For example, mental health has different facets and the terminology used in a question may mean different things to different people. The DUMA program recently piloted a free recall and cued recall version of a question asking detainees to identify mental health problems with which they had been diagnosed. In response to the cued recall version, Attention Deficit Hyperactivity Disorder (ADHD) was frequently mentioned, while it was less often mentioned in response to the free recall version. Several reasons may account for such a discrepancy, but it is likely that some respondents did not consider ADHD a mental disorder until cued with a list in which it was included. This highlights the importance of careful and considered question design, as well as a comprehensive piloting and revision process. Needless to say, the question could only identify diagnosed ADHD, as opposed to ADHD that a detainee may have experienced but that was undiagnosed.

In summary, each way of measuring mental health and mental disorder has benefits and limitations. The choice of instrument should be informed by what information is deemed of most use and will by necessity be constrained by conceptual, pragmatic and psychometric limitations that are important to acknowledge.

Mental health measures trialled in the DUMA program

Taking into consideration time limitations, the police custody environment within which DUMA operates and our research experience, a combination of a screening instrument and purpose-designed questions were chosen for piloting.

Following a comprehensive literature review of mental disorder screening instruments, all those discussed so far in this report were considered. The CMHS instrument developed by Ford et al. (2009) was selected for trial for the following reasons:

  • It had demonstrated good psychometric properties with offender populations (Ford et al. 2009).
  • It was designed to be administered by non-clinical staff (DUMA interviewers are drawn from a variety of backgrounds and most are not clinically trained; Ford et al. 2009).
  • Being a screening instrument, it was designed to identify people with undetected mental disorders and therefore could generate data on current and unmet need.
  • The question wording seemed, at face value, suitable for DUMA. Specifically, there were no questions about feelings of worthlessness (which had previously led to emotional upset among some detainees in response to the K10). There were no questions about mind control (the mind control questions on the BJMHS had been found problematic when asked of Indigenous women in a prison context).
  • The CMHS included a question about ever having been in a hospital for non-medical reasons, such as a psychiatric hospital. This would allow some comparability with data generated by a similarly worded question that had been incorporated into earlier versions of the DUMA survey.
  • The CMHS comprised a gender-specific format—the CMHS-M for men and the CMHS-F for women. Gender-specific questions are important, as research indicates that symptoms of mental disorder can manifest differently in men and women (Fleming 2004; Smith et al. 2008; Tolin & Foa 2008) and gender-neutral screening instruments have been found to perform differentially for men and women (Steadman et al. 2007, 2005).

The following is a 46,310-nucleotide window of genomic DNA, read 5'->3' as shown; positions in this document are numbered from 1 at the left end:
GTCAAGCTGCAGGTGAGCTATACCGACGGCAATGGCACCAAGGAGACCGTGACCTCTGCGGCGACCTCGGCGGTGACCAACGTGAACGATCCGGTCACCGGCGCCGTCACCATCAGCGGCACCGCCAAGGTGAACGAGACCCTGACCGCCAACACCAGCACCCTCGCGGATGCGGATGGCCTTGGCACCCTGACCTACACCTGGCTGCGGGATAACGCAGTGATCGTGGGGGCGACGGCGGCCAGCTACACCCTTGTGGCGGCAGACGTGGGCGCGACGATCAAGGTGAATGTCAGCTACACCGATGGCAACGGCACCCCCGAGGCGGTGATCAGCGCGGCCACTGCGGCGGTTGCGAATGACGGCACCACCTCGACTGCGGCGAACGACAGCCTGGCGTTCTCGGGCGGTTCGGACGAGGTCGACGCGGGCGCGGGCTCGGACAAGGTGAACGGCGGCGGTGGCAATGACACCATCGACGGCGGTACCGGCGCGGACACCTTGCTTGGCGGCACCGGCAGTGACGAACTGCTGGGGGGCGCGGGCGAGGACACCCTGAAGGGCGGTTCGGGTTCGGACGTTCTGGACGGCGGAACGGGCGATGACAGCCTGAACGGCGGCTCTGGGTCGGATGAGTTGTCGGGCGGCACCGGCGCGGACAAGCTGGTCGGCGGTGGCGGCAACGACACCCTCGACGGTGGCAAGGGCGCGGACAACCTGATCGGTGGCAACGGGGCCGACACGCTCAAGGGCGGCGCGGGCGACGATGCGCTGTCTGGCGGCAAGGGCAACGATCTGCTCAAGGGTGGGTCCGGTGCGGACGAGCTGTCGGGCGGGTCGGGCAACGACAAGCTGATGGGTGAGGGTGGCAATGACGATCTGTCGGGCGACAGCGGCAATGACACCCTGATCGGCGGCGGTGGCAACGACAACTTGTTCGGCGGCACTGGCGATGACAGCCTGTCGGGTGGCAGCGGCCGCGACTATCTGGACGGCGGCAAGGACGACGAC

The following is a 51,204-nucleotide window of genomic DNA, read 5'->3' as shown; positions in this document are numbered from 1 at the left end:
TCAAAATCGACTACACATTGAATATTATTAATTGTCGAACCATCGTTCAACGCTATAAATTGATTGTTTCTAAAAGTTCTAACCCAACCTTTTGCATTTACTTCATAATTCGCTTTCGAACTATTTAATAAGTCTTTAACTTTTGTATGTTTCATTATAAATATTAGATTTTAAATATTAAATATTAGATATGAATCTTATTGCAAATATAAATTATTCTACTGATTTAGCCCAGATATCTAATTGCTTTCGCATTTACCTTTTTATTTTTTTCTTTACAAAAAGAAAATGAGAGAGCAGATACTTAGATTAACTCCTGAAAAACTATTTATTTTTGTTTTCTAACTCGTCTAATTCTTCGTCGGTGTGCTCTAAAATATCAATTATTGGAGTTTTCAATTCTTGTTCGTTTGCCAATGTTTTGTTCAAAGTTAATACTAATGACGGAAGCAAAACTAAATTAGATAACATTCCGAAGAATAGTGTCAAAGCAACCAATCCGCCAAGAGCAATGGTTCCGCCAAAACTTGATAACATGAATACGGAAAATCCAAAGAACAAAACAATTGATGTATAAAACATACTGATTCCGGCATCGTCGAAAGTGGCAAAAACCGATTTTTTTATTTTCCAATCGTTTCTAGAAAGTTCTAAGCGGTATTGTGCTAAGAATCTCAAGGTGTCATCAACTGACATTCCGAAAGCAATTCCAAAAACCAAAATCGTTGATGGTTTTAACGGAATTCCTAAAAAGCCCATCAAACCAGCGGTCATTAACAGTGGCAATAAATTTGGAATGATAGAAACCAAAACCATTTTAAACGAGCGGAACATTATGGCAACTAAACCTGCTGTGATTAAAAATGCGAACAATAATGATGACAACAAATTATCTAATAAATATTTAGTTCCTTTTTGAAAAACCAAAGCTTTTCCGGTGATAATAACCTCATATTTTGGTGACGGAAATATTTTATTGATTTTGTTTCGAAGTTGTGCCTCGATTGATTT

In addition to the CMHS, a question was designed and inserted into the core DUMA survey asking whether the detainee had ever been diagnosed with a mental health problem by a doctor, psychiatrist, psychologist or nurse. Mental health professionals were specified in the question to try and avoid self-diagnosis and/or diagnosis by family and friends.

The term mental health problem was selected instead of mental disorder, as the latter is not frequently used in colloquial language and it was thought that it may be misunderstood by detainees. This question was designed to collect information about mental health needs already identified by mental health professionals, as well as data about diagnoses received. If the detainee responded that they had been diagnosed by a mental health professional, they were asked to specify what they were diagnosed with; all diagnoses they mentioned were recorded. The question was trialled in two versions—the free recall version just described and a cued recall version that was administered using a response card that listed categories of mental health disorders based on the DSM-IV-TR. Detainees were first asked the free recall version of the question and then showed a cue card listing categories of mental disorders and asked to indicate any they had been diagnosed with. Finally, people who indicated that they had been diagnosed with a mental health problem were asked how old they were the first time they were diagnosed (see Appendix 1 for a copy of the pilot questions). The age at first diagnosis was included in order to allow temporal comparisons with age of first drug and alcohol use and first arrest.

Related links

Measuring mental health in criminology research: Lessons from the Drug Use Monitoring in Australia program: